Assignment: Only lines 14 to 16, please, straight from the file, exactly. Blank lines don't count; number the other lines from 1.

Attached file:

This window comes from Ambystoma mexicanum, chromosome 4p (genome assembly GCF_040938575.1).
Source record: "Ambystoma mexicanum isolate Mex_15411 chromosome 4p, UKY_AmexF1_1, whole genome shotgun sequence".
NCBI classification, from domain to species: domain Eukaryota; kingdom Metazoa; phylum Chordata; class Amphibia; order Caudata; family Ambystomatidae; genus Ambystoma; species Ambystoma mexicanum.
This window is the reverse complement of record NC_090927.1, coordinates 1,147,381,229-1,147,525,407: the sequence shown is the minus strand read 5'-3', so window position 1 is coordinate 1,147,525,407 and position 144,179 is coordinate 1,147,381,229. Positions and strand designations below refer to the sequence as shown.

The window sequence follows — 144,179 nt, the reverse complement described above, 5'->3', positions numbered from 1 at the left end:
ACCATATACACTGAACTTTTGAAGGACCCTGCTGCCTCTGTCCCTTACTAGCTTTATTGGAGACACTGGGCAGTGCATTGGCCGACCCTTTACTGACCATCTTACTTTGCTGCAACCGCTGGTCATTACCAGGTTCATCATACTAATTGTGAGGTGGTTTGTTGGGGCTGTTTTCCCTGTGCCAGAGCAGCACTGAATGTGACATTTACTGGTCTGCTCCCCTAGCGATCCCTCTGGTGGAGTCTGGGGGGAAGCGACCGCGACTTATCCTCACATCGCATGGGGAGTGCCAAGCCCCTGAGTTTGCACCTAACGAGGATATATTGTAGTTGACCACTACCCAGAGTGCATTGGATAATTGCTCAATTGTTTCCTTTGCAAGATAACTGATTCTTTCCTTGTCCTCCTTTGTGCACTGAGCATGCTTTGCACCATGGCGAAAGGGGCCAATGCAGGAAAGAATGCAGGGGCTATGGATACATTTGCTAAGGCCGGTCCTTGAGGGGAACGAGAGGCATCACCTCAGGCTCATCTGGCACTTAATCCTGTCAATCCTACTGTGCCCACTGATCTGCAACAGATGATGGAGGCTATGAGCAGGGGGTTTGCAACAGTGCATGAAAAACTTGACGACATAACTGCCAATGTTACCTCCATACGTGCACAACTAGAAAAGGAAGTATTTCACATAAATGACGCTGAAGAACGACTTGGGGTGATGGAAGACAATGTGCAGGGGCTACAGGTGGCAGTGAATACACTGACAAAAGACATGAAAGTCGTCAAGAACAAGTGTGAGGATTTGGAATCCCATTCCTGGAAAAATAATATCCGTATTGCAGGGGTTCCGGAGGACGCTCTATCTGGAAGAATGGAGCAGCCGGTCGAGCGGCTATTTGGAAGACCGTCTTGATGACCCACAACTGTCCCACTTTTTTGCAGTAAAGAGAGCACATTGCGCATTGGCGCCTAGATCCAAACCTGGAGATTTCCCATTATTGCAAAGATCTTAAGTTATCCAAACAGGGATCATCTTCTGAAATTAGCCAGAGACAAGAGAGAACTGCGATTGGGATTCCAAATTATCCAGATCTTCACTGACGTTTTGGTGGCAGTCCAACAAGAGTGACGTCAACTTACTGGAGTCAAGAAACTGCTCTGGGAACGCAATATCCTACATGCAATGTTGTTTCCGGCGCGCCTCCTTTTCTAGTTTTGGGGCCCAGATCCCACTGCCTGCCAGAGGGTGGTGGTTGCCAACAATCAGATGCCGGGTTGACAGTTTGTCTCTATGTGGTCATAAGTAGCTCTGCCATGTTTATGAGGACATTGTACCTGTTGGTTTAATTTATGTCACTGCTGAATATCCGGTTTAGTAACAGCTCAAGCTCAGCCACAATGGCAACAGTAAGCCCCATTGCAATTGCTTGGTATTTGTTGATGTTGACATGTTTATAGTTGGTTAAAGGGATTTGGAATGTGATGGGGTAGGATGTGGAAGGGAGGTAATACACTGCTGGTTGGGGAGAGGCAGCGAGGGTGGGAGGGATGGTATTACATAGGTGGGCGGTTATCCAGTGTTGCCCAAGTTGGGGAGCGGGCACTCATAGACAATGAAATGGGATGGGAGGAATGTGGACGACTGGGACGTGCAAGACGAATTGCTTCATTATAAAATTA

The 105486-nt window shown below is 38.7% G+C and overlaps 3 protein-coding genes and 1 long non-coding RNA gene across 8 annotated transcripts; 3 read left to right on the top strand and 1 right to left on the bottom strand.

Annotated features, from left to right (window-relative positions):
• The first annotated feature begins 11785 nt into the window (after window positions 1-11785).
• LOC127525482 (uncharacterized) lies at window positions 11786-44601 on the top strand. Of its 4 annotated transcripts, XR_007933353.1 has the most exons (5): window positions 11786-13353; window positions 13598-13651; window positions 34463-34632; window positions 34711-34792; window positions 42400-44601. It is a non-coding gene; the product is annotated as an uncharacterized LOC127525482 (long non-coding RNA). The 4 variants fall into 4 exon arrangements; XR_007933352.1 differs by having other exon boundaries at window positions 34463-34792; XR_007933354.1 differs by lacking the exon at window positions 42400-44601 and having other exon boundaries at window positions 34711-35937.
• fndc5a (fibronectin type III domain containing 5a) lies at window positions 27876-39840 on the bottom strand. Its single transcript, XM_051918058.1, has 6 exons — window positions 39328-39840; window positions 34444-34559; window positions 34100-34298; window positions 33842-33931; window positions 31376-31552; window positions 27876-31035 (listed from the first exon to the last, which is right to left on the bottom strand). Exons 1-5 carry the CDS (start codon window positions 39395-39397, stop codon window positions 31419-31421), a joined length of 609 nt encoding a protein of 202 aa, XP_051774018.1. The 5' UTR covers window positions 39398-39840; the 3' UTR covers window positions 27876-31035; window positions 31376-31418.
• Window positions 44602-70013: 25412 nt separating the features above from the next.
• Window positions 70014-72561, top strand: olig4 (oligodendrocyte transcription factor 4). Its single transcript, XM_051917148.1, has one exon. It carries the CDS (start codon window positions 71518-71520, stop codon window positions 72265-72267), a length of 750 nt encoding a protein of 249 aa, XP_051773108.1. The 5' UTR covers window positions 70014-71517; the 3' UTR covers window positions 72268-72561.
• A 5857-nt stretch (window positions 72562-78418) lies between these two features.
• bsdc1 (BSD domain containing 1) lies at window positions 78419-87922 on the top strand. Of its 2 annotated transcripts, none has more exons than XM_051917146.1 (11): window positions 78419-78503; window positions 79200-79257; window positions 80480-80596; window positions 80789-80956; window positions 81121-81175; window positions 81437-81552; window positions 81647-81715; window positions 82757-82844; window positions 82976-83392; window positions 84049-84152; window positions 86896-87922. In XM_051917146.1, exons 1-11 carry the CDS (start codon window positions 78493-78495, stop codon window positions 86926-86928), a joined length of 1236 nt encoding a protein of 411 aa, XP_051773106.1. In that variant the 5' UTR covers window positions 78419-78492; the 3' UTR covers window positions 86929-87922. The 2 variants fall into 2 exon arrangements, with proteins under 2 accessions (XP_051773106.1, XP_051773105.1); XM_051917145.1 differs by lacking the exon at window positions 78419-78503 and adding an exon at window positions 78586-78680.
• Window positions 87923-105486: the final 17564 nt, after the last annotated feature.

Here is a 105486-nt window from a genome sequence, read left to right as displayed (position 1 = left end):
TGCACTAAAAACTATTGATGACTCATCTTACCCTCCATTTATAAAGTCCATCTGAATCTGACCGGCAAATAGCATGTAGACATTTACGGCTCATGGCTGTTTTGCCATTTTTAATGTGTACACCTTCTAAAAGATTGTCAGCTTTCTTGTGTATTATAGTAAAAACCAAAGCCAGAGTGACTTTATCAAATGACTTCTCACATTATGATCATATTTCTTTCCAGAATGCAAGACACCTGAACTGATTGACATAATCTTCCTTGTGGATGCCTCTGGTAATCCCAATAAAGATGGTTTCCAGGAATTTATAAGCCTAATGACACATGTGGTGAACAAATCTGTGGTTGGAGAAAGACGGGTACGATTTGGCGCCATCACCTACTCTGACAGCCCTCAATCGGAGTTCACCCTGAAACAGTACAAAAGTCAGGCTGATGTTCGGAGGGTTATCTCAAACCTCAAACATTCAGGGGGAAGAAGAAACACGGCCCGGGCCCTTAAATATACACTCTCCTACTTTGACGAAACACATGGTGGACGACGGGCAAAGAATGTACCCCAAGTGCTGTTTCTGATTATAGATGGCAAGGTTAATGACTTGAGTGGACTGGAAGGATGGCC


• A 5857-nt stretch (window positions 72562-78418) lies between these two features.
• bsdc1 (BSD domain containing 1) lies at window positions 78419-87922 on the top strand. Of its 2 annotated transcripts, none has more exons than XM_051917146.1 (11): window positions 78419-78503; window positions 79200-79257; window positions 80480-80596; window positions 80789-80956; window positions 81121-81175; window positions 81437-81552; window positions 81647-81715; window positions 82757-82844; window positions 82976-83392; window positions 84049-84152; window positions 86896-87922. In XM_051917146.1, exons 1-11 carry the CDS (start codon window positions 78493-78495, stop codon window positions 86926-86928), a joined length of 1236 nt encoding a protein of 411 aa, XP_051773106.1. In that variant the 5' UTR covers window positions 78419-78492; the 3' UTR covers window positions 86929-87922. The 2 variants fall into 2 exon arrangements, with proteins under 2 accessions (XP_051773106.1, XP_051773105.1); XM_051917145.1 differs by lacking the exon at window positions 78419-78503 and adding an exon at window positions 78586-78680.
• Window positions 87923-105486: the final 17564 nt, after the last annotated feature.